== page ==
No 10 staff partied until the early hours of the morning in a seven-hour drinking session on the eve of the Duke of Edinburgh’s funeral, it has been reported.
The Daily Telegraph said it had obtained further details of the two leaving dos on April 16 last year, showing they carried on until 1am.
Wine and spirits with mixers were said to have been served in disposable plastic cups, and at one point alcohol was reportedly spilled on an office printer.
Takeaway pizzas were reported to have been ordered in and some of the revellers were said to have used a slide belonging to Mr Johnson’s son, Wilfred.
It has previously been reported that Wilfred’s swing was damaged as the two events merged in the Downing Street garden.
Downing Street apologised to Buckingham Palace when the details of the parties first emerged last week, while Mr Johnson – who was not present – said he “deeply and bitterly” regretted what happened.
Labour deputy leader Angela Rayner described the latest reports as “disgusting”.
“Shameful details of ridiculous behaviour, when the British public gave up so much,” she tweeted.
“This is a culture that Boris Johnson set. Rules didn’t apply in his Downing Street. He needs to finally take responsibility.”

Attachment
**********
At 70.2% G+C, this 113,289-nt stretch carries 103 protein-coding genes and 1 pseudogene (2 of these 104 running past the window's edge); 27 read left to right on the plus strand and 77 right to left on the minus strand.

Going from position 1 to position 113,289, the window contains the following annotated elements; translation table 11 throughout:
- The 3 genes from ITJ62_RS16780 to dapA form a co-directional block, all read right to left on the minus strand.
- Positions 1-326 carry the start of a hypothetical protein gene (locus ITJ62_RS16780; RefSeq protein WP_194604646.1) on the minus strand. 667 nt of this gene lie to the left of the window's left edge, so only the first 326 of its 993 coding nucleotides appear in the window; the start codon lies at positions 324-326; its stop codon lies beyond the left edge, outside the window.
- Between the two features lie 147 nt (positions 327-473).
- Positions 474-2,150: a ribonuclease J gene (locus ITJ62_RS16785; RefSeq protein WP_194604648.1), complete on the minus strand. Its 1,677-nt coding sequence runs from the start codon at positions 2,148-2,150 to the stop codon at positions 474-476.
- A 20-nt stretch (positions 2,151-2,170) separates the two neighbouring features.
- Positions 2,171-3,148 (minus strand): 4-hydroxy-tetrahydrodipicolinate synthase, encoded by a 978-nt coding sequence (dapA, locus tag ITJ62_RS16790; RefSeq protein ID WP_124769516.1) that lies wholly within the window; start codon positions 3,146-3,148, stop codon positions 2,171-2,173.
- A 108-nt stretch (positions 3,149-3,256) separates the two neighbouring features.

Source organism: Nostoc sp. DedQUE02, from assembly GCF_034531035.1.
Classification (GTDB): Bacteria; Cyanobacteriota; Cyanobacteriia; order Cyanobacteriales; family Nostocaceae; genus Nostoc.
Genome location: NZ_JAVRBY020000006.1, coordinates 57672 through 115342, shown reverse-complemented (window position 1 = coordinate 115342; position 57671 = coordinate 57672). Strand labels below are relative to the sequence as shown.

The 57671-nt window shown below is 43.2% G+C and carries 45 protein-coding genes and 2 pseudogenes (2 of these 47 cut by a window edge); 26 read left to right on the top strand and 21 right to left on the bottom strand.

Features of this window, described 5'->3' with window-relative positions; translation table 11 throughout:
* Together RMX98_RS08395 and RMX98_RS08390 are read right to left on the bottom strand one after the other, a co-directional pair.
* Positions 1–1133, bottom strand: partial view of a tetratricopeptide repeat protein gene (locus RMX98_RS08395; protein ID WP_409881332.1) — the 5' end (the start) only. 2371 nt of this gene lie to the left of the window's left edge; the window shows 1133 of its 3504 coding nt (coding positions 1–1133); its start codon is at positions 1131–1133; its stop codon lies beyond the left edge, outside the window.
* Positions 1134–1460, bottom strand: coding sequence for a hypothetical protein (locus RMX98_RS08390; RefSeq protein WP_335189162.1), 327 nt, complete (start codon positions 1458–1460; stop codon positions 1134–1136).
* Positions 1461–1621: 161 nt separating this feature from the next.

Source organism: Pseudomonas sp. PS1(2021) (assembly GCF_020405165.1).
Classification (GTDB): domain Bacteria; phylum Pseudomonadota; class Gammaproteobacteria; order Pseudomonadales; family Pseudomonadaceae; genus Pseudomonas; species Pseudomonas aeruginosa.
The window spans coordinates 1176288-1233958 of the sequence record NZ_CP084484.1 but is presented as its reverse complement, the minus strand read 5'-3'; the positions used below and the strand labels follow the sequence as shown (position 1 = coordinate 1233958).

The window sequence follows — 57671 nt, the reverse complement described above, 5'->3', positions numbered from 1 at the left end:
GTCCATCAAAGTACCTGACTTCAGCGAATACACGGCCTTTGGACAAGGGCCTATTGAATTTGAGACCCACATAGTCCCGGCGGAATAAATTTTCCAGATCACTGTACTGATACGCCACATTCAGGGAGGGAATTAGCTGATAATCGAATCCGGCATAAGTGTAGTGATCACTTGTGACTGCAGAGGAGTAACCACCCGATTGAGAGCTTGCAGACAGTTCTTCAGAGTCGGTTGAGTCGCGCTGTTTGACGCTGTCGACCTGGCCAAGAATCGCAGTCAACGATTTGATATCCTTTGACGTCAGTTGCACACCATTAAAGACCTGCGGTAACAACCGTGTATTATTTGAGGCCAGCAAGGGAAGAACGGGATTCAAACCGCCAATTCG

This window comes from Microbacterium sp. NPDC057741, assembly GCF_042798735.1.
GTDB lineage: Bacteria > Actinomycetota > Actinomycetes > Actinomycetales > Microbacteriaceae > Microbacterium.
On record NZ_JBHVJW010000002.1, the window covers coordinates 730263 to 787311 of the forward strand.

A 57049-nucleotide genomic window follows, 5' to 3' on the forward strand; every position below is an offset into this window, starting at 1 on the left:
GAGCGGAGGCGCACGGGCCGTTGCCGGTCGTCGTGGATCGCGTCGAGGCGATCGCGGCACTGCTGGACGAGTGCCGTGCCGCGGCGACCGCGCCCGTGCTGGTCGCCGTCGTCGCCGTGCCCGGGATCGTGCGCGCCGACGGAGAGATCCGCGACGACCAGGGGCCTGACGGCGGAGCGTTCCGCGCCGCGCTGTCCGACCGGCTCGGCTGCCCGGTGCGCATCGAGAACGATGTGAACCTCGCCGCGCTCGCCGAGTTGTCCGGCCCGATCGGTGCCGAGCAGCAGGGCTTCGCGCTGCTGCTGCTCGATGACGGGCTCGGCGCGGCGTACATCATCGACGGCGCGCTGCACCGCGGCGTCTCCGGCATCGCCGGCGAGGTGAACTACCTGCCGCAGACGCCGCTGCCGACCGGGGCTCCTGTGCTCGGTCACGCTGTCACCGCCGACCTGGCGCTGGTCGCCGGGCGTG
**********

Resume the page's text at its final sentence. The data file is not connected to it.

Around 30 people were reported to have attended the two parties – one for departing communications director James Slack and the other for a photographer who was leaving.
At the time the country was in a period of national mourning for the duke, while Covid restrictions banned socialising indoors except with members of the same household or support bubble.
The Telegraph said that it had seen a photograph of staff at one of the parties – some with drinks – gathered in the Downing Street basement.
The paper said that it had also seen text messages indicating that they were still carrying on at 1am, having started around 6pm.
The latest report comes as Sue Gray, the senior civil servant investigating lockdown parties in Whitehall, is expected to deliver her report next week.
Mr Johnson has committed to publish her findings and make a statement to the Commons.
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